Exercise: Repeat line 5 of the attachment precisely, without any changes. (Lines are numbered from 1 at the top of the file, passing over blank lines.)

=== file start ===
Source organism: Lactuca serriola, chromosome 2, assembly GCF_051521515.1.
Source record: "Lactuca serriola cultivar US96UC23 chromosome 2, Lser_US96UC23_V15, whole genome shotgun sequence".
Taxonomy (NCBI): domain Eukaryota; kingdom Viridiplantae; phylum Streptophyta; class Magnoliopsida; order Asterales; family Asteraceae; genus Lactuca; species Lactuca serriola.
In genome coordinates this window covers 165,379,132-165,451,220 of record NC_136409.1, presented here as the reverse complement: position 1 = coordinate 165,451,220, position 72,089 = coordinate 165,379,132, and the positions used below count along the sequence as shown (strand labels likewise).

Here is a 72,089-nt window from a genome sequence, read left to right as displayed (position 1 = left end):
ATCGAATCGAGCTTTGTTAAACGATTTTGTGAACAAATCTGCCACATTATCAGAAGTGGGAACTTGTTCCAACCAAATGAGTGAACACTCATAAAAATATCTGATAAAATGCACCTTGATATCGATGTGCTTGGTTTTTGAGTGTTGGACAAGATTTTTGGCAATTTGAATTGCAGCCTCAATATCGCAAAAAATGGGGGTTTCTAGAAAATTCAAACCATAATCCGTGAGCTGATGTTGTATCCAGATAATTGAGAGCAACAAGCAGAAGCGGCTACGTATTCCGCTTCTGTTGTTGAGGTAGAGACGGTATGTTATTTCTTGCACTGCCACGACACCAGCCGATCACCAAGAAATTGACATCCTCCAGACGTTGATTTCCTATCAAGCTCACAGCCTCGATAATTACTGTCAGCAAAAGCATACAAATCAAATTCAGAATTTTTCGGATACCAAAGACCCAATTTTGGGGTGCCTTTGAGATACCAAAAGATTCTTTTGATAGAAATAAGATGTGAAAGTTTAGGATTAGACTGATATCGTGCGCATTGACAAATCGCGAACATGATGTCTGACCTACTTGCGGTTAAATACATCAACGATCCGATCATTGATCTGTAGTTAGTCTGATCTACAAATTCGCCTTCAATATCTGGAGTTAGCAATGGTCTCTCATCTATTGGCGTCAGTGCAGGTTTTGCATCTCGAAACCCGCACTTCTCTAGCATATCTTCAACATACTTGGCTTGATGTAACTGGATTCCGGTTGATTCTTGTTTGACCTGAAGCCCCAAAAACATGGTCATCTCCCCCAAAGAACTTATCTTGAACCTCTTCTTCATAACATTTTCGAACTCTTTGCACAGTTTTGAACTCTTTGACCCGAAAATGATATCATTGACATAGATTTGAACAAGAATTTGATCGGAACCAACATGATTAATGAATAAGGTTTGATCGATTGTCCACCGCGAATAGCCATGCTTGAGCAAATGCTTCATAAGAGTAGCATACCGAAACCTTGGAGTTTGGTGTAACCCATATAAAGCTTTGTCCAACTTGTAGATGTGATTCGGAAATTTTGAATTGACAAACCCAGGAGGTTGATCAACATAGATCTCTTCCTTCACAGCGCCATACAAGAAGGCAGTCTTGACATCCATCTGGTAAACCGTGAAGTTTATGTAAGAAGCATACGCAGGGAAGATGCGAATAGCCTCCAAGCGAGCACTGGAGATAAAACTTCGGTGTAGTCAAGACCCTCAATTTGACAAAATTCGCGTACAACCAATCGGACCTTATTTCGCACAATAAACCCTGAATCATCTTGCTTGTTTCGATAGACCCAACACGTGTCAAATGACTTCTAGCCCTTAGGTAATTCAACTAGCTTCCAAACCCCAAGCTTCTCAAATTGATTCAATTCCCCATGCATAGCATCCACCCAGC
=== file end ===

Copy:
Here is a 72,089-nt window from a genome sequence, read left to right as displayed (position 1 = left end):